- Quantitative sensory testing (pressure pain thresholds, temporal summation, conditioned pain modulation, mechanical detection thresholds) [ Time Frame: Baseline ]To describe the somatosensory characteristics of the sample and detect features of pain sensitization
- Central Sensitization Inventory [ Time Frame: Baseline ]Questionnaire to assess for symptoms not related to the musculoskeletal system but common to central sensitization syndromes
- Modified PainDETECT [ Time Frame: Baseline ]Questionnaire that records any neuropathic component to patient's symptoms
- Centre for Epidemiologic Studies Depression Scale (CES-D) [ Time Frame: Baseline ]A measure of depressive symptoms
- Overweight/Obesity [ Time Frame: Baseline ]Measured by recording participants' waist circumference to height ratio
- Manual tender point count [ Time Frame: Baseline ]Manual tender point examination to identify tender points according to the American College of Rheumatology criteria for fibromyalgia
- EQ-5D 5L [ Time Frame: Baseline ]Questionnaire to measure health related quality of life
- Self Administered Comorbidity Questionnaire [ Time Frame: Baseline ]Questionnaire to record presence of comorbid conditions
- Widespread pain [ Time Frame: Baseline ]Widespread pain is defined according to the American College of Rheumatology classification criteria using pain drawings marked by participants on a body manikin
- Patient adherence monitored over the course of physiotherapy treatment (Sports Injury Rehabilitation Adherence Scale (SIRAS) and Home Exercise Compliance Assessment (HECA) ) [ Time Frame: Recorded at each physiotherapy appointment (approx 6 times between 0 and 3 months) ]SIRAS records physiotherapist's perceptions of patient's rehab adherence. HECA is a self-report method for patients to measure their own adherence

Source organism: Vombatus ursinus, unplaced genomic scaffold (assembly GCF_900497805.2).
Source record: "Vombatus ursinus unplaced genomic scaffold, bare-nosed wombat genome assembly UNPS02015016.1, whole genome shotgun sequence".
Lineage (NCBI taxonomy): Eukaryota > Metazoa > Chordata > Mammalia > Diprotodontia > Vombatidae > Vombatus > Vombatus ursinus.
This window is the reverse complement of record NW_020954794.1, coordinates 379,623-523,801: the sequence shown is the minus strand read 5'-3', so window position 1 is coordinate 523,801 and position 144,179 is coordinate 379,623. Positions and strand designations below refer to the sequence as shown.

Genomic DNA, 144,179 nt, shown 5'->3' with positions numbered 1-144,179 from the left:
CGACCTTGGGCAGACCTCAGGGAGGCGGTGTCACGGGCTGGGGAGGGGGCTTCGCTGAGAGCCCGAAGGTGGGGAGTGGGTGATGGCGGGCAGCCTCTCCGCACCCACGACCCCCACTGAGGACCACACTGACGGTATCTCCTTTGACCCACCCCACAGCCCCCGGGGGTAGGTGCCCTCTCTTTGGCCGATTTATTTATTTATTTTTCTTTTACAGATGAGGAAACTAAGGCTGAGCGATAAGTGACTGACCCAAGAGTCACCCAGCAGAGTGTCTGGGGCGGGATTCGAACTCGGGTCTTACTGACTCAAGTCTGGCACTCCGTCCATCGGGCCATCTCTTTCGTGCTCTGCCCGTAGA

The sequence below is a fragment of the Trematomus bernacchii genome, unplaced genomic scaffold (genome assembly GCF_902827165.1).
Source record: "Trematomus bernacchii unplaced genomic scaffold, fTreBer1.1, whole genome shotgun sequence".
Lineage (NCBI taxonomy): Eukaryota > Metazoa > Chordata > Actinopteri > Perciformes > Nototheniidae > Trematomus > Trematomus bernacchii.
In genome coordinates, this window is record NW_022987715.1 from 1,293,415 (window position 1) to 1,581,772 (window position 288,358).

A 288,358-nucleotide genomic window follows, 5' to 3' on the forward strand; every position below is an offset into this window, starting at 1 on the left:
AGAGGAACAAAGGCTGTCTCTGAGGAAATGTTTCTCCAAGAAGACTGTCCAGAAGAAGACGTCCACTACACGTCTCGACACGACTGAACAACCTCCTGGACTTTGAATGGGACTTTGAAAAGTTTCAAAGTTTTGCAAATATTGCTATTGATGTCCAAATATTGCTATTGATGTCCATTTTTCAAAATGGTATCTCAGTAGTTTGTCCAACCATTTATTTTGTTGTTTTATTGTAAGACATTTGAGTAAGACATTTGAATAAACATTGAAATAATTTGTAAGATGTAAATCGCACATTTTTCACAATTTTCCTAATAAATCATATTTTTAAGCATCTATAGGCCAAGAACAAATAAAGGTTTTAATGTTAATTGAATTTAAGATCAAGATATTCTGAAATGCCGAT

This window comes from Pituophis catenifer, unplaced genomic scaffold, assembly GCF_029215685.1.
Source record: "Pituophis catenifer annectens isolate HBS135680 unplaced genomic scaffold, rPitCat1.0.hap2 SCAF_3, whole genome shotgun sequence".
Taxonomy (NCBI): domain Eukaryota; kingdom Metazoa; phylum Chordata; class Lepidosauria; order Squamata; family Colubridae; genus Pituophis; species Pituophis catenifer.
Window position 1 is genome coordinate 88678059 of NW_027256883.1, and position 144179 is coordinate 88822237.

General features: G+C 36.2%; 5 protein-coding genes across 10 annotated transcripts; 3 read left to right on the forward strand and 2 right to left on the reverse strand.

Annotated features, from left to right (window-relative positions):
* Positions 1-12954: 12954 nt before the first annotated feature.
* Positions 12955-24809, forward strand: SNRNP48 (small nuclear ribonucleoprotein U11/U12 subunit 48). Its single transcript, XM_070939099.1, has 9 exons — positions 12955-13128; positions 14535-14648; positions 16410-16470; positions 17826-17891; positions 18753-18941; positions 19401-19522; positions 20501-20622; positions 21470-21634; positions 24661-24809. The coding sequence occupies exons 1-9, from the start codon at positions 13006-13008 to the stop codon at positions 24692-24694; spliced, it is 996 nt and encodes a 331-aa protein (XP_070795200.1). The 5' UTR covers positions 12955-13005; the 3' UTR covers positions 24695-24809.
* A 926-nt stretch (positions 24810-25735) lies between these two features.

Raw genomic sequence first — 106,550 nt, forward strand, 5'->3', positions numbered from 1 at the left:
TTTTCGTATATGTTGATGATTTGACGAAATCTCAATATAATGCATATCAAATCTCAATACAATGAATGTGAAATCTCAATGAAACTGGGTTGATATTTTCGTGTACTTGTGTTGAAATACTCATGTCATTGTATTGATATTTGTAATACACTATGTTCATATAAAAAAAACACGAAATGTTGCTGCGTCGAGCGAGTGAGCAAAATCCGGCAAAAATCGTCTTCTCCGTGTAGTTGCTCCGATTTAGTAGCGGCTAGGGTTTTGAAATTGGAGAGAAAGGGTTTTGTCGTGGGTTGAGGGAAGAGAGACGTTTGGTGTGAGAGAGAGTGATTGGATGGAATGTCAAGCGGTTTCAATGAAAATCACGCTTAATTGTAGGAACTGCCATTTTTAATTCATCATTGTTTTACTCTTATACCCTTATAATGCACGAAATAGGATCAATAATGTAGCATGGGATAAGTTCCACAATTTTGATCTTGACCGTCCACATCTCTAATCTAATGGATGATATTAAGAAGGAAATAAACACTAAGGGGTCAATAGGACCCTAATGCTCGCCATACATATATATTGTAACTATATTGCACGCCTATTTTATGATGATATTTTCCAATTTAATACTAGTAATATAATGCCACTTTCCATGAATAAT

- Change in medication use and use of co-interventions [ Time Frame: At 3 months (estimated time point for physiotherapy treatment completion) ]Any self reported change in medications and co-interventions. Recorded at 3 months using follow-up questionnaire.
- Change in knee pain and disability at 6 months [ Time Frame: Baseline and at 6 months ]Measured with pain and disability sub-scales of Western Ontario and McMasters University Score Osteoarthritis Index (WOMAC)
To learn more about this study, you or your doctor may contact the study research staff using the contact information provided by the sponsor.
Please refer to this study by its ClinicalTrials.gov identifier (NCT number): NCT02310945
|Contact: Helen O'Leary, BSc Physiofirstname.lastname@example.org|
|Contact: Catherine Doody, BSc Physio||00353 email@example.com|
|St. James's Hospital||Recruiting|
|Dublin, Ireland, 2|
|Contact: Jennie Cronin, BSc Physio 00353 14162503 JCronin@stjames.ie|
|Contact: Niamh Murphy, BSc Physio 00353 14162503 NIMurphy@stjames.ie|
|St. Vincent's University Hospital||Recruiting|
|Dublin, Ireland, 4|
|Contact: Keith Smart, BSc Physio 00353 12214467 firstname.lastname@example.org|
|Contact: McLoughlin Catherine, BSc Physio 00353 12214467 McLoughlin@st-vincents.ie|
|Principal Investigator: Helen O'Leary, BSc Physio|
|Contact: Aisling Brennan, BSc Physio 00353 14142750 email@example.com|
|Contact: Rachel Burke, BSc Physio 00353 14142750 firstname.lastname@example.org|
|Principal Investigator:||Helen O'Leary, BSc Physio||University College Dublin|
|Study Director:||Catherine Doody, BSc Physio||University College Dublin|
|Study Chair:||Keith Smart, BSc Physio||St. Vincent's University Hospital|
|Study Chair:||Niamh Moloney, BSc Physio||University College Dublin|